Monday, January 30, 2017
The Seminoles - A Walk Across Florida
I came to a trading post grocery. I went inside and since business was slow, an Indian lady proprietor and I got to talking.
After I answered her question about what I was doing, she told me some interesting Indian stories and information. She talked about when she was a little girl living on a hammock in the Everglades. As a girl, the proprietor had many duties. One of them was to help grind corn meal. She said that her family would squeeze the juice out of the sugar cane to make syrup. They had a chickee (a palmetto thatched open side shelter over a cypress log frame.) She still has one next to her house to have picnics under…...
She said that her children learned three languages. Some of their words today are the same as Spanish. Until 1821 Florida was under the control of the government of Spain. The Indians moving into Florida would have interacted with the Spanish, learned their language, and used some of their words.
She talked about a medicine man she knew who would pray to God when he made his herbs. She remembered when the first Christian Seminoles came from Oklahoma to visit him.
The Seminole Indians have a very difficult but interesting history. They are made up of Creek Indians who moved to northern Florida from the Georgia and Alabama river valleys during the early 1700’s and again in the early 1800’s. They moved because of pressure from both other Indian tribes and the white men moving inland from the coast and wanting their land.
The story of these Indians was an ongoing saga of betrayal and deceit. It was a story of treaties made between the U S Army, the government, and the settlers with the Indians, with no intention of ever abiding by them. It was a story of the land set aside by these treaties not being protected from incursion by the land-hungry settlers. It was a story of meetings called under the pretense of a white flag of truce and then the Indians and their chiefs arrested and imprisoned. Their life journey was overwhelmingly sad.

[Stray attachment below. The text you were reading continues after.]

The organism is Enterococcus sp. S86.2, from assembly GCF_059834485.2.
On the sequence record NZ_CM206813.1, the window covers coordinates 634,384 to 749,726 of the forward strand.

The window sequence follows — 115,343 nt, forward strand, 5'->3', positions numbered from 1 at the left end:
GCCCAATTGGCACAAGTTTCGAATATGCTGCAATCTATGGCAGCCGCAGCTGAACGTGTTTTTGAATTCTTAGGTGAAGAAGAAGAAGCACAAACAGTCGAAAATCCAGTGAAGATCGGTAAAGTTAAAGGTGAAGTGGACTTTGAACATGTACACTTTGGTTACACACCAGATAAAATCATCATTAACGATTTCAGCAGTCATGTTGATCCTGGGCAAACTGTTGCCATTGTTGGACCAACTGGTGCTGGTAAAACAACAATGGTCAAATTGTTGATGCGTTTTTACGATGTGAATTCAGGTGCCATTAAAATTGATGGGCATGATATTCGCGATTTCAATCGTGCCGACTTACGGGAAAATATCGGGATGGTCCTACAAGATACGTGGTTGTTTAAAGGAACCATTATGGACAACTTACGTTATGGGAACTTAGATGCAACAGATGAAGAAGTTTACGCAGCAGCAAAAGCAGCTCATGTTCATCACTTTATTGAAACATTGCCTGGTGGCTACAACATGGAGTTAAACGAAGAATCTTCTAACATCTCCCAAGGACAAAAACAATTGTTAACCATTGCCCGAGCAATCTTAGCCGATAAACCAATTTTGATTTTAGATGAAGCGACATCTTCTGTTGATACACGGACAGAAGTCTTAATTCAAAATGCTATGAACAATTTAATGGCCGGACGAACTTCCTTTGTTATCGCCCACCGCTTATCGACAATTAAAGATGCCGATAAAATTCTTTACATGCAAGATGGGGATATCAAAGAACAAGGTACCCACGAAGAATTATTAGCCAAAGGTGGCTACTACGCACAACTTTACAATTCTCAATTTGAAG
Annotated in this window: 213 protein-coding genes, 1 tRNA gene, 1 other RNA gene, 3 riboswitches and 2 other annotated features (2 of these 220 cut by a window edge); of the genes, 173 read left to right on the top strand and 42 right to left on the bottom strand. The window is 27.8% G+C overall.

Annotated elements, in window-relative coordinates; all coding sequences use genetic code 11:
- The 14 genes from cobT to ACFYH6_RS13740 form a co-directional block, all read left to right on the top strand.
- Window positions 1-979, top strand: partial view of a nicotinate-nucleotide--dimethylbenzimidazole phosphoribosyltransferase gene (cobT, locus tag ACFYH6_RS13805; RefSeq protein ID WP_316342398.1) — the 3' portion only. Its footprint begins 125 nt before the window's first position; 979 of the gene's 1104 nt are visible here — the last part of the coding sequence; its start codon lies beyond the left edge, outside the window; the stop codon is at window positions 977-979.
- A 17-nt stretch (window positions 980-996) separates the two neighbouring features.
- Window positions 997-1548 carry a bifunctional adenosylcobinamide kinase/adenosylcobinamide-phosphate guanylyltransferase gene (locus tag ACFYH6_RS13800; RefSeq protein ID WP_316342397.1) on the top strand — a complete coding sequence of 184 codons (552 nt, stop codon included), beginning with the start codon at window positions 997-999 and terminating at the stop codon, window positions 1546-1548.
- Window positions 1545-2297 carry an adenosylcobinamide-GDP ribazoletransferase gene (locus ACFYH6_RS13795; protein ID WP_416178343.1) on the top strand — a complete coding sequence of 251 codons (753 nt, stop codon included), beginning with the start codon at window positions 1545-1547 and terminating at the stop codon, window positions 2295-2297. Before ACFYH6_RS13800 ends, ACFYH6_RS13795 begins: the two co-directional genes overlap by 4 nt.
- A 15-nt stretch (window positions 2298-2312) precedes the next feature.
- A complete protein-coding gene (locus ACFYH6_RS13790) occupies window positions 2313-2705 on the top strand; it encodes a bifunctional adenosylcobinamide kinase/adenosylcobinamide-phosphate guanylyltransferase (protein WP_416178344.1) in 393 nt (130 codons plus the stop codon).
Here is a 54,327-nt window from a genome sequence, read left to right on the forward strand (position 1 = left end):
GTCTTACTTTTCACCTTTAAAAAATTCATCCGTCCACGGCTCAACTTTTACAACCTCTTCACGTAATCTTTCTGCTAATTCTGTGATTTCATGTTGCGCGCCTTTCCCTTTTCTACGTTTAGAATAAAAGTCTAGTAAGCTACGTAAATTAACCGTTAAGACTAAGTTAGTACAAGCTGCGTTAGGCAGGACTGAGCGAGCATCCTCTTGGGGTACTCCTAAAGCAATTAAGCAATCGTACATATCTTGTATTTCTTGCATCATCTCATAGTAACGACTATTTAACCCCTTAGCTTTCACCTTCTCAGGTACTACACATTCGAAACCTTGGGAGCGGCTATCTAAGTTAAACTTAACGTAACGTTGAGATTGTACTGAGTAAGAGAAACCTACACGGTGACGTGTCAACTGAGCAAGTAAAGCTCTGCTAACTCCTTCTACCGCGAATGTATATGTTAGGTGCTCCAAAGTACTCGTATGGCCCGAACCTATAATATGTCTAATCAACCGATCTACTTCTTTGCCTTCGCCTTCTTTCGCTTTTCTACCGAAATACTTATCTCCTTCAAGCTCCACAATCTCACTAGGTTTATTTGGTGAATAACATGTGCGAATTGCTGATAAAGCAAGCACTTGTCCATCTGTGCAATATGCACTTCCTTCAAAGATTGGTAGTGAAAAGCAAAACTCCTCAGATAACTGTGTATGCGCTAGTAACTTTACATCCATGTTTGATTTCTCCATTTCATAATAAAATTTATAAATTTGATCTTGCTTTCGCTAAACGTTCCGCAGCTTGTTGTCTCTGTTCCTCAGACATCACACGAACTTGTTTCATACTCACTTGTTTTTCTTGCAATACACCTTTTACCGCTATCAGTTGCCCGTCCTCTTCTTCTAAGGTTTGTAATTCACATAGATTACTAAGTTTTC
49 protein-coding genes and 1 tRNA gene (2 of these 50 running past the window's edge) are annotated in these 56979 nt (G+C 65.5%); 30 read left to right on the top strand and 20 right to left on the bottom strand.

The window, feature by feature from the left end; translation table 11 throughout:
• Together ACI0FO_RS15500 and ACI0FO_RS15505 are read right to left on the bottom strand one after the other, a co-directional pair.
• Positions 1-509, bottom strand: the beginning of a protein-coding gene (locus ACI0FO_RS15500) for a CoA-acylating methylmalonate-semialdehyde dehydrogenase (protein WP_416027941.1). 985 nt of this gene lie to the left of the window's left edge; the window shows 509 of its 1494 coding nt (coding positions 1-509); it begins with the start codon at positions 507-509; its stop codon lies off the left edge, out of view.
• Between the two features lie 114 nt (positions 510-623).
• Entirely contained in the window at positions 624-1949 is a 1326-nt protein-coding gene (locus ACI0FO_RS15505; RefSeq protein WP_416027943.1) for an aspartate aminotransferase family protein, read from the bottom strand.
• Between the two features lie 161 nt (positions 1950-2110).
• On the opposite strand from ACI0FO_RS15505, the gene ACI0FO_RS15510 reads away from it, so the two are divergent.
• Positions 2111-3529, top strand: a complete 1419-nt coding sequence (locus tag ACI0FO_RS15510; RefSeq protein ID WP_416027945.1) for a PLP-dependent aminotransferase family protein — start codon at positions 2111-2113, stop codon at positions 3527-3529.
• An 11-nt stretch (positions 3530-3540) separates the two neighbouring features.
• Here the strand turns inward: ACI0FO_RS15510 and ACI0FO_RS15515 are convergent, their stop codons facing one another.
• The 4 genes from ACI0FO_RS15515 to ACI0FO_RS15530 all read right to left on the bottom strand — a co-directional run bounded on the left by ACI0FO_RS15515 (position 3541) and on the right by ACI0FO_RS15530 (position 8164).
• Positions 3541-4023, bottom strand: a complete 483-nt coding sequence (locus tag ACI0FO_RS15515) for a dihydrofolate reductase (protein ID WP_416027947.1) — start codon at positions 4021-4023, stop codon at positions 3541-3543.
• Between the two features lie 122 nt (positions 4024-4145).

The Indians were joined by runaway slaves from southern plantations. Most of the slaves who escaped were from the colonies of Georgia, Alabama and Louisiana. They were originally from the West African coast. The Indians had their freedom (they thought), but these blacks were fighting for theirs and this together with their many similar customs: ownership of the land by the tribe, close family groups, drums and rattles as part of their customs, magic, headdresses used for special occasions, decorating of the face by painting, and animal stories and myths. They also brought to the Indian way of life their knowledge of agriculture. Their African system of tribal justice also served them well in the Indian formal meetings.
The first Seminole War started in 1817 when a U.S. military commander attacked a Seminole Indian village to take their chief captive….. In 1830 the U.S. government passed and President Andrew Jackson signed the Indian Removal Act…..
The Second Seminole War was from 1835-1842. There were 3,000 Seminoles fighting a guerrilla war against 20,000 to 30,000 U. S. troops. Even with the odds in their favor, the U.S. government had many embarrassing defeats. In October of 1837 their leader Osceola was captured by the U.S. Army using a ruse saying that they wanted to talk peace…..
The third and final war was in 1855. The government used three methods to capture the last of the bulk of the Seminoles: the enormous number of forts manned with troops, boat patrols running up, down and around the Kissimmee River, Lake Okeechobee and the Big Cypress Swamp, and lastly a bounty system* put in place to bring them in…..
The Seminoles never surrendered as a nation. They call themselves the “Unconquered People.” Most of the Seminole Indians living in Florida today are descendants of those 200-300 Indians who eluded capture.
The remaining Seminoles lived in the back country of the Everglades on the high areas called hammocks. There they could plant food and hunt. They only started to venture out to trade during the last part of the 18th to early 19th centuries. Today there are six Seminole Tribes on Florida reservations. These are Brighton, Big Cypress, Hollywood, Immokalee, Fort Pierce, and Tampa. The Brighton Seminole Indian Reservation* has a land area of approximately 57,000 square miles. Its population is somewhere in the area of 800 to 1,000 persons. There is vegetable, sugar cane, orange and grapefruit farming, along with cattle ranching.
I was truly enjoying talking to this Indian lady. We must have conversed a couple of hours. My detour to go through the Brighton Seminole reservation had been well worth it. She wished me well, and I was off.